I am always amazed at those hardy women who can live in extremely remote places. Welcome Ambassador Jamie to blog and read her interview with a woman who inspires her.

I’m surrounded by amazing women and I am truly blessed because of it. I choose to be surrounded by such lovely women due to their amazing attributes. One friend in particular really inspires me to step outside of my comfort zone, her name is Amanda Bowman. You see, to live in Alaska and enjoy the outdoors, you gotta be hardy. It’s not for the faint of heart. Amanda has to hike in and out to her cabin either rain, shine, snow or negative temps. I’m so inspired when I hear of her adventures and everyday living.

Tell us a little about yourself and the homestead.

For the past 2 years I have lived on my family’s homestead in a cozy log cabin, off the grid and off the road in Alaska’s Mat-Su valley with my husband and 2-year-old son. We have no running water, but an outhouse and a spring. Our power comes from solar panels in the summer and a small generator in the winter. No fridge, T.V. or neighbors. We have a few raised bed gardens, but are in no way living off the land or self-sustaining. (I don’t think I could do that; it sounds romantic, but is actually incredibly difficult in practice and requires more human resources than I have available.) It is magically beautiful living in an untouched, wild place. In the winter it’s impossible to not know the phase of the moon, if there was an aurora last night or notice fresh tracks in the snow. In the never-ending day that is summer, we explore as if we were the first humans through this place on earth, which may in fact be the case. So although it is with tremendous effort that we make life way out there work, it is a priceless life experience.

What does an average trip of hiking in/out of the homestead look like for you?

We do a big haul of non-perishables in the spring, but we still need to hike into town for fresh produce and supplies twice a month. Depending on trail conditions, it’s about a 2-hour trek over tundra and creeks and through the woods to get out. Once we get to our truck parked at the trailhead, it’s another 1 1/2 hour drive to the store (that’s a 7 hour commute). The round trip can be grueling so if possible I try to break it into two days, or just one of us goes and gets back late in the night. When I do take my son, I try to be as prepared as possible: check the weather and have appropriate gear, clothing, snacks, and toys. It’s nice when I can time the hike with his sleep schedule. When he was a baby it was easier because he slept most of the hike in and out. Now that he’s older I talk with him as we walk… he loves listening for bird calls. I’ve had my share of difficult hikes that I wouldn’t want to do again… blisters, rolled ankles, heavy packs, falls on ice or into mud, but the worst by far is a crying baby! I’ve run the last 1/4 mile home with a 35+ lb pack singing nursery rhymes at the top of my lungs to my screaming child, every nerve frayed… what else can one do? I often heard Dory in my head… just keep swimming, just keep swimming…. We always make it.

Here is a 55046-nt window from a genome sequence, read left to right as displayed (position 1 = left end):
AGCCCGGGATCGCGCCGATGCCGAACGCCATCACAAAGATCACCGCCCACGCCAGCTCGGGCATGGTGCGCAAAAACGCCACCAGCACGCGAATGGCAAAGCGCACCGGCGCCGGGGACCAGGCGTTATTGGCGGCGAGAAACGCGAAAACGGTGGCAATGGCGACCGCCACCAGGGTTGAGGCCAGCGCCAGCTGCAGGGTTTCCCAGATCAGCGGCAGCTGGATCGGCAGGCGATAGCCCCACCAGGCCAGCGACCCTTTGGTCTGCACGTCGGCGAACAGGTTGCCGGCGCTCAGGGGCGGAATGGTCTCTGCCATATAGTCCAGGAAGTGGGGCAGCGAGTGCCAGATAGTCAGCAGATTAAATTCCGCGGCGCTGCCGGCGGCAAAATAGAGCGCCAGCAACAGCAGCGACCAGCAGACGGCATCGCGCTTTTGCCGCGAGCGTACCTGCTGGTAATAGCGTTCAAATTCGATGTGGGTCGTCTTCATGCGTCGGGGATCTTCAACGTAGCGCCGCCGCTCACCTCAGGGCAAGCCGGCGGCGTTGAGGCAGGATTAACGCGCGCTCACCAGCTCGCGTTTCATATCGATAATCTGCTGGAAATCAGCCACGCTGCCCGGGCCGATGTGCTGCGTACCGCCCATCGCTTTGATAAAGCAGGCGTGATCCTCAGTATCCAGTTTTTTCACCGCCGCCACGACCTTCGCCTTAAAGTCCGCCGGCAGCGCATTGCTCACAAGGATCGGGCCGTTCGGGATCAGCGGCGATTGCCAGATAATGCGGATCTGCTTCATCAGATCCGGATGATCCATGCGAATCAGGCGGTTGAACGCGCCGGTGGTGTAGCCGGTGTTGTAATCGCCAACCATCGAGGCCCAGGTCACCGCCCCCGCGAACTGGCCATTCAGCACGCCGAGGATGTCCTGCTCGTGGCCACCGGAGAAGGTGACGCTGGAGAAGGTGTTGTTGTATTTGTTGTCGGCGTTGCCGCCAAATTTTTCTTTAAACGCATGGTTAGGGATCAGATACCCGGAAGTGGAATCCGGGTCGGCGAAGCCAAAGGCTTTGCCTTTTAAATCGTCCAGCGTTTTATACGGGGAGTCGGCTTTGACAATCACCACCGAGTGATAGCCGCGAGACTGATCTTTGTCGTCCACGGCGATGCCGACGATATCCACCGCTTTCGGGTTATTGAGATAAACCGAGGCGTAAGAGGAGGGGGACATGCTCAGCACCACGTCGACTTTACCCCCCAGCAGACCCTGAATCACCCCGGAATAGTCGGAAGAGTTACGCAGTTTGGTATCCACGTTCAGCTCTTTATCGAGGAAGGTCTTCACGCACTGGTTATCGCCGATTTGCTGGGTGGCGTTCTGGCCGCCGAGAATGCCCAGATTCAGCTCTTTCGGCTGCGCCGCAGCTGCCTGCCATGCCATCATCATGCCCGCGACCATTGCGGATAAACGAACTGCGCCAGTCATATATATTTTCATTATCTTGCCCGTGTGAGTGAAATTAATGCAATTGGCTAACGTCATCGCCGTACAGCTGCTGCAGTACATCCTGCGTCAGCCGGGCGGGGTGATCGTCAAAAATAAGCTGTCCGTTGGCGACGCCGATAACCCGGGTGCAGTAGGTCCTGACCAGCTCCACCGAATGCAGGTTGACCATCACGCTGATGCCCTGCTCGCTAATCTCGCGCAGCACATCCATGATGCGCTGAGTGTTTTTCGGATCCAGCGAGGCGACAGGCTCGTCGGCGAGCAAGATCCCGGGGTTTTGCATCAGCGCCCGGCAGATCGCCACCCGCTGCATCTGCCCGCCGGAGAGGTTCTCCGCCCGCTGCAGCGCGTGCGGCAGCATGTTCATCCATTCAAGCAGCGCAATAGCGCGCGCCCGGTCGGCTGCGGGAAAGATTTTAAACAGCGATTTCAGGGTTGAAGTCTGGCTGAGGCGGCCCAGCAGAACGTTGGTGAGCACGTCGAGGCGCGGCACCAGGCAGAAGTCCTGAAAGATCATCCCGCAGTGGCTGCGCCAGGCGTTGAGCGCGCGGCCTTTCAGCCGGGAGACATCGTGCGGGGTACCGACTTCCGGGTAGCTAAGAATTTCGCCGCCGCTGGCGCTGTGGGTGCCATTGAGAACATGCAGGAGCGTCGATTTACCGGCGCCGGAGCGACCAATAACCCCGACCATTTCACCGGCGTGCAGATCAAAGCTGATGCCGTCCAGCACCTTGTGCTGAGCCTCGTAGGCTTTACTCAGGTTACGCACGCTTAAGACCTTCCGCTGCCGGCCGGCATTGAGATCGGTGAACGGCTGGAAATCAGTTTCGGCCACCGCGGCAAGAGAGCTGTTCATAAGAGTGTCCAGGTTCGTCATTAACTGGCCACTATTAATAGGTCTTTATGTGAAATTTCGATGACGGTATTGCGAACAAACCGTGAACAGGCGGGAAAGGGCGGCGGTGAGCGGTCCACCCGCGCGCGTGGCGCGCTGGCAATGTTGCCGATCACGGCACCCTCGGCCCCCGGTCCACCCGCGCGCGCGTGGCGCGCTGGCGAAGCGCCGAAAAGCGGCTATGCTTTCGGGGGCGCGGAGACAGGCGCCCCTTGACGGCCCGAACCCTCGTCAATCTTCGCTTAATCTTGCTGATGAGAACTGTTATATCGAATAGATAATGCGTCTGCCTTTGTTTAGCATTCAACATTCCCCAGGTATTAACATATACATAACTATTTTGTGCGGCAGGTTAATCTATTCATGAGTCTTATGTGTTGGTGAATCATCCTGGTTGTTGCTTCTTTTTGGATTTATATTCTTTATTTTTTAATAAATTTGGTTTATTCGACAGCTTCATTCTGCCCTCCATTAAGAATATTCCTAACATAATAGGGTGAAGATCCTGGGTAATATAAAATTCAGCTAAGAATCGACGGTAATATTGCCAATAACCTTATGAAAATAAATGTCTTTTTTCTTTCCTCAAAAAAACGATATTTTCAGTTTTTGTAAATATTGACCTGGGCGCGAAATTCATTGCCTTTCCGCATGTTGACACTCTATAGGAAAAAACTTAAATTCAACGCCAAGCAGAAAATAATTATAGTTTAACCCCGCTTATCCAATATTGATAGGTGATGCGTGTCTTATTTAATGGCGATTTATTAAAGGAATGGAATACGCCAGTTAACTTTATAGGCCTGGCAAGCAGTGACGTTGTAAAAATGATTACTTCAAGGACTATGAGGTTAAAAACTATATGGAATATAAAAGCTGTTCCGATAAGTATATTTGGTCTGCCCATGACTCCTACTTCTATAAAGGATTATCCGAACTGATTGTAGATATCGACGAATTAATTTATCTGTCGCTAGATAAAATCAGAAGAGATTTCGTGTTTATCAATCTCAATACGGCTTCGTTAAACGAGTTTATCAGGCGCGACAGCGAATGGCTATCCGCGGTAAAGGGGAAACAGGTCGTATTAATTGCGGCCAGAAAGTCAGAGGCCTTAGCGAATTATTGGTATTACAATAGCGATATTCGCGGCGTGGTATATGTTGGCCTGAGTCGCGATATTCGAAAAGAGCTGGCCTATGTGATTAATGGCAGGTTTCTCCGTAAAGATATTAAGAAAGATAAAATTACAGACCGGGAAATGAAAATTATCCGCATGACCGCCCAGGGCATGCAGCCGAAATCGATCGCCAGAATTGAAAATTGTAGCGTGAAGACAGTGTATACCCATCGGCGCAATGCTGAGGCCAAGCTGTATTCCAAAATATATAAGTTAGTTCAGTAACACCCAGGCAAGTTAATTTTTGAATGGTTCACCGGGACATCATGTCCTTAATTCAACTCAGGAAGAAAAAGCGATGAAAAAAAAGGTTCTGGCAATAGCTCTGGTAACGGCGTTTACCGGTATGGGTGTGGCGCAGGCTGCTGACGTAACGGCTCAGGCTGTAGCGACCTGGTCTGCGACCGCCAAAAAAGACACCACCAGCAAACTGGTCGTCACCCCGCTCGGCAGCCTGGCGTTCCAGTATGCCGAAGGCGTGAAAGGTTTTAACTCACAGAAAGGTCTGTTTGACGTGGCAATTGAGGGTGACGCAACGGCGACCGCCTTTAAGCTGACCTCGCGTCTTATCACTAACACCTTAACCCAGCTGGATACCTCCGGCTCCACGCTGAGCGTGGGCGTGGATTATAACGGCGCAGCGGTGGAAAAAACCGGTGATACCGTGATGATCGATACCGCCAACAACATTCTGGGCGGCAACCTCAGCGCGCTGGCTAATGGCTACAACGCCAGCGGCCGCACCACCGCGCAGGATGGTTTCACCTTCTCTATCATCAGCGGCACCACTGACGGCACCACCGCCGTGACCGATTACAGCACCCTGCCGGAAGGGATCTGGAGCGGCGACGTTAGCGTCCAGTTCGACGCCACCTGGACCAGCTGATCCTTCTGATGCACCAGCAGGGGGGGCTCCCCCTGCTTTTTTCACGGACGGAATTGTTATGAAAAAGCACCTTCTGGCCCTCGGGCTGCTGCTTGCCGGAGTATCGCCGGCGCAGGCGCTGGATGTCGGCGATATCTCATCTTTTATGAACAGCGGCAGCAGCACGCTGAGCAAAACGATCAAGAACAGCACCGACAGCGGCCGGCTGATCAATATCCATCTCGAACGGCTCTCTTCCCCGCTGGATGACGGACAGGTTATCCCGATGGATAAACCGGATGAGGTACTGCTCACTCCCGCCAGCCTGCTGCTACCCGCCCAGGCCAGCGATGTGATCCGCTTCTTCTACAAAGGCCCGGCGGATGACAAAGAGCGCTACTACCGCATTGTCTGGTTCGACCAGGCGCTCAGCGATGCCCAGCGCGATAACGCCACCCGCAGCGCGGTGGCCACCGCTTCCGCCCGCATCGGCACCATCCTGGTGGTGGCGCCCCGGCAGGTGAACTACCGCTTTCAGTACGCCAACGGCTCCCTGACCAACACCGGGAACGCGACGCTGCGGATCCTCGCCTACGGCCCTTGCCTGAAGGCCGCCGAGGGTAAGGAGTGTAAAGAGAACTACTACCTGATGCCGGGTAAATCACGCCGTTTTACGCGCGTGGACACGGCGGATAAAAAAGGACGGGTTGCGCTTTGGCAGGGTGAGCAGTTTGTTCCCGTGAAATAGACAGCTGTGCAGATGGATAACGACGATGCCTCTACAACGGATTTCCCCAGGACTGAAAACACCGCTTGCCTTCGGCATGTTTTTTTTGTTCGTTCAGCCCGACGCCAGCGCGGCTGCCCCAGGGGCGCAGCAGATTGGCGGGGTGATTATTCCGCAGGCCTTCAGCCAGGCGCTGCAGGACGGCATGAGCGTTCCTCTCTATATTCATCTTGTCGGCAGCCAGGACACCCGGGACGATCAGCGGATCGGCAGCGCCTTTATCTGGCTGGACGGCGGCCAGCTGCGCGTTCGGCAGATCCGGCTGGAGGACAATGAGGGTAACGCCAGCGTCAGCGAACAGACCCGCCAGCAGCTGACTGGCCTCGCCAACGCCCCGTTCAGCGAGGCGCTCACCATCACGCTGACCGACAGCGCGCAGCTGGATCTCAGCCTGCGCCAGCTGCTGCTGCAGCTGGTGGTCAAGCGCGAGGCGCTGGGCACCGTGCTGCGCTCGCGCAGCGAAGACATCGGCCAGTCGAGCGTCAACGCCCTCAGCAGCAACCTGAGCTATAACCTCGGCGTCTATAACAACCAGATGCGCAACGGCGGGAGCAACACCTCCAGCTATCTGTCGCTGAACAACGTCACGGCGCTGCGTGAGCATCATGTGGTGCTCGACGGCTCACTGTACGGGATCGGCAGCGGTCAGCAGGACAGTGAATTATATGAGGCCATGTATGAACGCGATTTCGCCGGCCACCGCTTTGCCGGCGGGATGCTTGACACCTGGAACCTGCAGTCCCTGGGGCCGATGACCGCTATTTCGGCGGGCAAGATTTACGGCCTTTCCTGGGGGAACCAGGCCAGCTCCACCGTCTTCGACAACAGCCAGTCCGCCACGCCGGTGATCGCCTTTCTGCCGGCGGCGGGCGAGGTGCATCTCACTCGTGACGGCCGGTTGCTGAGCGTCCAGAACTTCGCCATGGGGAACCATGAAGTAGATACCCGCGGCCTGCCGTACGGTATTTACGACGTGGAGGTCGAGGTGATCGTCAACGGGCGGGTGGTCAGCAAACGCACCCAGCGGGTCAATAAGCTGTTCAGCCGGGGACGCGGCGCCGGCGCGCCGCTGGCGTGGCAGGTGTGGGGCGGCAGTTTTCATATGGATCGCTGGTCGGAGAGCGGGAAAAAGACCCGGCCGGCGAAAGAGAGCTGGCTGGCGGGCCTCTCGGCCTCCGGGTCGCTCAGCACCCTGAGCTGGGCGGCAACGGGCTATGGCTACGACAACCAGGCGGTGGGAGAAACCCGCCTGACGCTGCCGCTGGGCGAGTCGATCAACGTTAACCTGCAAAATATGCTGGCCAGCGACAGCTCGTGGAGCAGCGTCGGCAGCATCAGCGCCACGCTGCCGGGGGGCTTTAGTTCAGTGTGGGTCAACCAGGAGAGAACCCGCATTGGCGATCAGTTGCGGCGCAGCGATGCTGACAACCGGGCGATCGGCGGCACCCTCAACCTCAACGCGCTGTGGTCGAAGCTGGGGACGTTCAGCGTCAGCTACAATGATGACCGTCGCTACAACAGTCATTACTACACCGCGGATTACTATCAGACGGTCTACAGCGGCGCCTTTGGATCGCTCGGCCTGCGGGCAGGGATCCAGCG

What or who inspired you to become an “outdoor woman?”

Being surrounded by wildlife and nature is the inspiration. It’s peaceful, calming and grounding for me, yet I would not describe myself as an “outdoor woman.” I don’t fish, hunt, or feel the need to start fire with sticks. It’s more about being in touch with myself as part of this world and not outside or apart from it.

What are your goals?

Hummm… goals?

I think I’m like most moms, daily survival of sanity is a challenge. I’m just trying to raise a kind, competent, thoughtful son.

What is your favorite outdoor activity?

Before becoming a parent, I would have said rock climbing, trail running, sailing, or some other energetic activity. But really the best thing for me these days is just being still and observing the world. If there’s a log to sit on and a cup of hot coffee in my hand – even better!